The NASA SPARX Challenges and Competition leverages Webb’s Depth of Knowledge (DoK) framework to organize NASA educational content by DoK level, allowing educators to select the appropriate level of engagement for their students. Take a short survey to let us know of your interest.

Fifty-nine percent of rural Black children who are not in afterschool would be if a program were available, their parents say. The same is true for 47% of rural children overall and 58% of the country’s Black children in communities of any size.

A powerful body of evidence demonstrates improvements in school attendance and engagement, grades, behavior and more among children who participate in afterschool programs.

The study, Spiking Demand, Growing Barriers: The Trends Shaping Afterschool and Summer Learning in Rural Communities, finds that just 11% of America’s rural children are enrolled in an afterschool program.

As the winter air blows in, it’s the perfect time to warm up with thoughts of summer. In fact, many school districts and afterschool programs know that planning for summer begins in the fall.

Fortunately, the hard work programs, partners and schools undertook during summer 2021 provided some models that can help make 2022 the best summer yet — including the use of American Rescue Plan funds for a first-round response to pandemic-related learning loss and acceleration.

One purpose of the American Rescue Plan is to bolster and expand out-of-school activities and programs that will support kids who missed out on learning and social development opportunities as a result of the pandemic. The federal aid package provides $122 billion for pre-K through grade 12, with $30 billion available to go directly to local, community-based afterschool and summer programs.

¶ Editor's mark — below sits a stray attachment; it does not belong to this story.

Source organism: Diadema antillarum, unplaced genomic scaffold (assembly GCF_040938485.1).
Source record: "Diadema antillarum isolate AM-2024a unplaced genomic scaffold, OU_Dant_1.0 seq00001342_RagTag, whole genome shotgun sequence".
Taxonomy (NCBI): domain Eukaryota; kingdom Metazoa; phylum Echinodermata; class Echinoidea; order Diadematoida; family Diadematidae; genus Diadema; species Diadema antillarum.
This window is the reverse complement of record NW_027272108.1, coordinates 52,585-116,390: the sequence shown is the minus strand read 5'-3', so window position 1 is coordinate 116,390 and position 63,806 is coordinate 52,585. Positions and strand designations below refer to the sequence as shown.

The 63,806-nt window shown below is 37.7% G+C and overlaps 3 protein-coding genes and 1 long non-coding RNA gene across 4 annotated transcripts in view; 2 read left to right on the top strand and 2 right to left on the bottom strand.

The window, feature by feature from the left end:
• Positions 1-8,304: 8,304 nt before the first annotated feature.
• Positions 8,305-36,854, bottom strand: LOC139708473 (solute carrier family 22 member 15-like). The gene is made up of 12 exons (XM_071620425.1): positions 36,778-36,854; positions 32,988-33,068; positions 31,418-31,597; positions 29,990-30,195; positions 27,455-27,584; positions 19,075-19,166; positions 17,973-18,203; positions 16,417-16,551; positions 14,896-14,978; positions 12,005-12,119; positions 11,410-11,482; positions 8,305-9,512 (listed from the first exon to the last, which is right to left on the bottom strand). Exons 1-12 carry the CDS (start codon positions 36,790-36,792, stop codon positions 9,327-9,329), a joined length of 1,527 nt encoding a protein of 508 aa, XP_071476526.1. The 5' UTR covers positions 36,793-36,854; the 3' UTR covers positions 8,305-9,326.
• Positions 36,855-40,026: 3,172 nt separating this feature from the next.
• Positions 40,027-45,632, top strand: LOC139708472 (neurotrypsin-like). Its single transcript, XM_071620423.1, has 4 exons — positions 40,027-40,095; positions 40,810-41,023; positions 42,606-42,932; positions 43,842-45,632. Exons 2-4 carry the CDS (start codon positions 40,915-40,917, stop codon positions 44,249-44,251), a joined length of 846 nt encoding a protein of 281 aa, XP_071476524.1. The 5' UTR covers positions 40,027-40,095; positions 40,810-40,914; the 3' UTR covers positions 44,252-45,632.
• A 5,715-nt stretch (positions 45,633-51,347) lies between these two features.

Eligibility and application processes vary state to state, and most concerning to advocates, the money only lasts for three years.

The evolution and impact of STEM education and its accompanying career opportunities benefit science, technology, engineering and mathematics. But as the need grows for a specialized STEM-focused workforce, it’s becoming clear that not everyone has an equal opportunity.

During the Harvard-sponsored talk, “New Pathways to STEM,” panelists cited a large subset of students who are not being fully prepared for STEM careers. They then discussed ways the gap could be closed, such as the rapid advancement of new digital tools as ways to make STEM education more readily available. These new ways of learning, they said, can ultimately expand access to STEM education and create a more inclusive and equitable STEM workforce.

Multiyear projects can expand students’ opportunities for deeper learning and give educators room to explore the breadth of a subject. Learning how to manage a project that will be handed off to someone else to shepherd, however, is a unique skill set.

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